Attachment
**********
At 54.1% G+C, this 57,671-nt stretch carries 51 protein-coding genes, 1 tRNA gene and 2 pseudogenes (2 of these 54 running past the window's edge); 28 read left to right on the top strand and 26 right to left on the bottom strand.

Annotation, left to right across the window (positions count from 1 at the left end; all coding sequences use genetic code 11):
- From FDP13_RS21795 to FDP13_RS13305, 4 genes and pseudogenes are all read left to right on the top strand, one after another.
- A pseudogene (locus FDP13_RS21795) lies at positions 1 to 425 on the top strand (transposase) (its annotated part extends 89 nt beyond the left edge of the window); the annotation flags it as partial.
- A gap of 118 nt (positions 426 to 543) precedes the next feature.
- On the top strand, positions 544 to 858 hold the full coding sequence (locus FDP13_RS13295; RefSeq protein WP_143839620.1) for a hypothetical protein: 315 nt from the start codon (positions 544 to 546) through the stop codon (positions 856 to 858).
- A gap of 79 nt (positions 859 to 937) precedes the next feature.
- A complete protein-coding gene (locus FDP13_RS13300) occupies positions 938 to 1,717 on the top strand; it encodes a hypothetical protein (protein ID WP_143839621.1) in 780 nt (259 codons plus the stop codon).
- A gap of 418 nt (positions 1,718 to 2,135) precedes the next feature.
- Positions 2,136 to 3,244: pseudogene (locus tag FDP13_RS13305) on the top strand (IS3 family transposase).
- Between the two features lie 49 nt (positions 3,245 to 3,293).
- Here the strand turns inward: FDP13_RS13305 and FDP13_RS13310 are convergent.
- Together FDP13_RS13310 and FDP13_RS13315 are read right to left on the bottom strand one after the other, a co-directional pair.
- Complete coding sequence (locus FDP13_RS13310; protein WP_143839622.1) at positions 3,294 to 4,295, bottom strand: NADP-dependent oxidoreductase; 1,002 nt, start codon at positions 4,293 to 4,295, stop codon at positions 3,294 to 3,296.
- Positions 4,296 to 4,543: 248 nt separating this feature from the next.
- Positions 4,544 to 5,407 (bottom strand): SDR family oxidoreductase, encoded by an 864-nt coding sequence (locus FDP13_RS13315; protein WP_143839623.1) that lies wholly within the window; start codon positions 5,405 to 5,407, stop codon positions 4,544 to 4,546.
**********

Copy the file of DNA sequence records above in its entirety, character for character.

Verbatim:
At 54.1% G+C, this 57,671-nt stretch carries 51 protein-coding genes, 1 tRNA gene and 2 pseudogenes (2 of these 54 running past the window's edge); 28 read left to right on the top strand and 26 right to left on the bottom strand.

Annotation, left to right across the window (positions count from 1 at the left end; all coding sequences use genetic code 11):
- From FDP13_RS21795 to FDP13_RS13305, 4 genes and pseudogenes are all read left to right on the top strand, one after another.
- A pseudogene (locus FDP13_RS21795) lies at positions 1 to 425 on the top strand (transposase) (its annotated part extends 89 nt beyond the left edge of the window); the annotation flags it as partial.
- A gap of 118 nt (positions 426 to 543) precedes the next feature.
- On the top strand, positions 544 to 858 hold the full coding sequence (locus FDP13_RS13295; RefSeq protein WP_143839620.1) for a hypothetical protein: 315 nt from the start codon (positions 544 to 546) through the stop codon (positions 856 to 858).
- A gap of 79 nt (positions 859 to 937) precedes the next feature.
- A complete protein-coding gene (locus FDP13_RS13300) occupies positions 938 to 1,717 on the top strand; it encodes a hypothetical protein (protein ID WP_143839621.1) in 780 nt (259 codons plus the stop codon).
- A gap of 418 nt (positions 1,718 to 2,135) precedes the next feature.
- Positions 2,136 to 3,244: pseudogene (locus tag FDP13_RS13305) on the top strand (IS3 family transposase).
- Between the two features lie 49 nt (positions 3,245 to 3,293).
- Here the strand turns inward: FDP13_RS13305 and FDP13_RS13310 are convergent.
- Together FDP13_RS13310 and FDP13_RS13315 are read right to left on the bottom strand one after the other, a co-directional pair.
- Complete coding sequence (locus FDP13_RS13310; protein WP_143839622.1) at positions 3,294 to 4,295, bottom strand: NADP-dependent oxidoreductase; 1,002 nt, start codon at positions 4,293 to 4,295, stop codon at positions 3,294 to 3,296.
- Positions 4,296 to 4,543: 248 nt separating this feature from the next.
- Positions 4,544 to 5,407 (bottom strand): SDR family oxidoreductase, encoded by an 864-nt coding sequence (locus FDP13_RS13315; protein WP_143839623.1) that lies wholly within the window; start codon positions 5,405 to 5,407, stop codon positions 4,544 to 4,546.